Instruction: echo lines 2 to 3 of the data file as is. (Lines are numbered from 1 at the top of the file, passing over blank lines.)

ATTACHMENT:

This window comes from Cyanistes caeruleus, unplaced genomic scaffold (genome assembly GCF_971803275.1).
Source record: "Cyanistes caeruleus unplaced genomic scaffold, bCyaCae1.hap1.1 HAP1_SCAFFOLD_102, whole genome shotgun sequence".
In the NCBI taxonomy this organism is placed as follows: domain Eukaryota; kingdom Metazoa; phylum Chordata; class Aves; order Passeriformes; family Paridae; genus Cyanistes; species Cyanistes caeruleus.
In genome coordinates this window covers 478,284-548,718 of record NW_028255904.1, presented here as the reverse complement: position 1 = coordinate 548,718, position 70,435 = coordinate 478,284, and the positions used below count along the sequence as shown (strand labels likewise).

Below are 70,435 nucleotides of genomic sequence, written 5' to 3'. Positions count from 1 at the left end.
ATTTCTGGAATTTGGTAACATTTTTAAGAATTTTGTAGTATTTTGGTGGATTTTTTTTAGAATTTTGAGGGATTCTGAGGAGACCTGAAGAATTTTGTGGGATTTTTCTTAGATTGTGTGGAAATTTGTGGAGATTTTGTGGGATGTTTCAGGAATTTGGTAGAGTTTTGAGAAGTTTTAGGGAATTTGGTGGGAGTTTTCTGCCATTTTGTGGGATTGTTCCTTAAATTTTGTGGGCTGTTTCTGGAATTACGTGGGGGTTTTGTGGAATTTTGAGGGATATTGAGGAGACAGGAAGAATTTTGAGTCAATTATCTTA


Source record: "Cyanistes caeruleus unplaced genomic scaffold, bCyaCae1.hap1.1 HAP1_SCAFFOLD_102, whole genome shotgun sequence".
In the NCBI taxonomy this organism is placed as follows: domain Eukaryota; kingdom Metazoa; phylum Chordata; class Aves; order Passeriformes; family Paridae; genus Cyanistes; species Cyanistes caeruleus.